Bill was the best judge of character I have ever met.  His first impressions of people almost never failed him.  He could tell within the first five minutes of meeting someone whether they were good, bad, “trouble” (as in his friendly greeting, “Here’s trouble!”) or a royal pain in the ass.  His predictions about people, whether they would turn out to be helpful, useless, or merely neurotic or grandiose, were unerring.  If someone hammered away about one subject all the time, angrily or merely doggedly, Bill would throw up his hands and refer to them as “relentless.” 

His ability to know when to show up at a social event and when to leave was likewise unerring.  Coupled to his judge of character, it lit the clearest path ahead like a laser beam.  This was made clear to me when once I accompanied him and his wife Judy to a fancy birthday party thrown by and for one of our clients.  After the catered dinner in a downtown ballroom, the client rose to a lecturn and began to speak.  Bill immediately tapped at his watch and stage-whispered, “time to go.”  Judy and I both objected, saying, “let’s hear what she has to say.”  Bill relented against his better judgment, but an ‘I told you so’ moment soon followed, as the party quickly morphed into a fundraiser for a cause we were not 100% committed to supporting.  Pay we did, however, because we stayed.  It was not that Bill was stingy, only that he objected to the sense of being manipulated.  Nor did he actually say, “I told you so.”  That would have been too judgmental.  Instead, he took Judy and me into his conspiratorial intimate space and merely said, “I knew she was going to do that, bless her heart.”

Everyone Bill met was “my new friend John Doe.”  This applied equally to actual new friends, cashiers, annoying bureaucrats and enemies alike.  Always any person was “my new friend” until he metamorphosed into such a rude or thoughtless adversary that the velvet glove would have to come off.  Even then, Bill would say something like, “I will have to have a come-to-Jesus moment with my new friend John Doe.”

What I most loved about Bill was his great ability to talk intelligently and informally about any subject at any time, fluently slipping back and forth between topics, and never lecturing.  We could be talking about one of our projects or a professional point about landscape architecture; slip into discussing our families or personal lives, then move on to chatting about cooking or the books we were reading; our philosophical viewpoints; places we loved visiting or wanted to travel to, and places to avoid (Bill had a dread of third-world countries with dirty open-palmed entreating orphans); and then back again to landscape architecture, all within the space of a few minutes.  I loved this conversational fluency of Bill’s all the more because that was exactly how I had always liked best to converse, yet in my working life at least, most of my bosses wanted to stick safely to one topic only:  landscape architecture and its most closely related feeder subjects. Plus, hold that thought, because another thing I liked so much about Bill was that he was never my boss.  Oh yes, I worked for him in the beginning and he paid me, but he was always a colleague first and a supervisor a distant second.  This was not true of anyone else I had ever worked for, including my second mentor, Bob Hanna.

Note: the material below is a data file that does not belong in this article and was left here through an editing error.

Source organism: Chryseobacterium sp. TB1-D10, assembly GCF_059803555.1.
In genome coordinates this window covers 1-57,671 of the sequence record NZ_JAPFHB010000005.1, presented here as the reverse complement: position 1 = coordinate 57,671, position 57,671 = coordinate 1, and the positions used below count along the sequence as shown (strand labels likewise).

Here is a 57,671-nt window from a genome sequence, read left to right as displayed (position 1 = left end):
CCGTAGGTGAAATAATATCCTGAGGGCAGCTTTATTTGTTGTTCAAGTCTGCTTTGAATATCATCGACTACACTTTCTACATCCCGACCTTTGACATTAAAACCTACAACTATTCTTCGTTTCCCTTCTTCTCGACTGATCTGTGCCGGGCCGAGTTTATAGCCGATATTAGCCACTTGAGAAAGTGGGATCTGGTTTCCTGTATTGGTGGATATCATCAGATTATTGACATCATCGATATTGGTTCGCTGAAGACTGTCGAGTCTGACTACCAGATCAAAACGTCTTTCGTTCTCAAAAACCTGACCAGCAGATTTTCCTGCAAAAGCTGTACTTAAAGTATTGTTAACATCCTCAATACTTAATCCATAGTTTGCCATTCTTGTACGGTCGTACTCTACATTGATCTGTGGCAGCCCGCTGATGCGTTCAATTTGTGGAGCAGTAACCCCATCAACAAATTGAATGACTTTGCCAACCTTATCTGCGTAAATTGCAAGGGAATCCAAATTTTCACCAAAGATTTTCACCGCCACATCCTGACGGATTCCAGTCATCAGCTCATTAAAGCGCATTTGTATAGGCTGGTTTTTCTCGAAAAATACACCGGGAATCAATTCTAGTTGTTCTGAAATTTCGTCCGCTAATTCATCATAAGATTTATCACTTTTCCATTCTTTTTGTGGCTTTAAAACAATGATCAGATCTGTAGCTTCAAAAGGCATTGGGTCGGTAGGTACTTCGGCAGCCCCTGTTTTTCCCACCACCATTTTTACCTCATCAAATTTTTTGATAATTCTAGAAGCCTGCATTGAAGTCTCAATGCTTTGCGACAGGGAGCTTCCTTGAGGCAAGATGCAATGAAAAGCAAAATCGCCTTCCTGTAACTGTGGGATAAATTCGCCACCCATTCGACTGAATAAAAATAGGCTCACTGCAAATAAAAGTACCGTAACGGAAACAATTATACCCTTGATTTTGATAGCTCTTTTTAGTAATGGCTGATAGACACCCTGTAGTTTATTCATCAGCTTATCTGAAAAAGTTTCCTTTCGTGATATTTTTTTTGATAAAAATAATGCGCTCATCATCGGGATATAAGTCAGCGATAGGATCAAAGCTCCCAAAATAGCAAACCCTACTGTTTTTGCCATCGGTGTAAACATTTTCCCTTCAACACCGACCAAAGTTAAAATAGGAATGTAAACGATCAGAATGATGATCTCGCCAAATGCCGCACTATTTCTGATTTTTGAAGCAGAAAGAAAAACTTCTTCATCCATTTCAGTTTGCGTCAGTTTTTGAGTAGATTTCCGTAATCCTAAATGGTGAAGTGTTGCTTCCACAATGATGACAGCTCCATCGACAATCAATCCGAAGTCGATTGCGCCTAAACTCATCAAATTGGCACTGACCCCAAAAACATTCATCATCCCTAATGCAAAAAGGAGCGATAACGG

Bill made it fairly clear from the start that if I didn’t mess up badly (this “if” being more in my own mind than in his verbal presentation of the issue,)  we could become partners, and he generously forgave me several early-on big bloopers that I endlessly attacked myself over. There was the time I designed a series of wood gates too heavy, so that they nearly fell off their hinges; the time I inadvertently caused the incident that resulted in the afore-mentioned bad cop/bad cop contractor face-off, and the time I left a roll of presentation drawings on a Kenmore sea-plane atFridayHarborprior to a meeting.  Bill’s response to all three incidents was “don’t worry;” in fact, he said “don’t worry” about nearly every problem our firm faced, from poor cash-flow to disgruntled clients. He never again even mentioned the embarrassing incidents.

Once you were in with Bill, you were in.  He seemed unusually willing to experiment with professional partnerships, to take risks with people he had observed and approved of, to a degree beyond anyone else I had ever worked with.  The string of Bill Talley partnerships, some more successful than others, stretched from 1960 all the way up until 2004, when he retired from our own firm.  I’m not saying I didn’t deserve the honor of becoming his partner, only that Bill made the path to partnership so easy and direct:  four or five easy steps instead of eight or ten hurdles to jump.

Stay tuned for Part 2

Diverse and sundry masters all agree that the key to spiritual growth is “being present,” or “being mindful,” as the Buddhists call it. Teachers from Thich Nhat Hanh to Eckhart Tolle agree on this point. But what does “being present” really mean? Clearly, there’s an art to it, and it must be practiced. Being mindful is the opposite of multi-tasking, of driving while texting, and as such it goes against the hectic grain of modern life. The practice is the art of temporarily forgetting one’s future and one’s past, so that we can “remember” the present moment. If we can only put modern life aside for this moment, we will discover the beauty and the truth of the “now,” as Tolle calls it. Many masters have also noted that the future is uncertain and the past is wrapped in the gauzy film of unreliable memory: the present moment is all we are truly, literally given.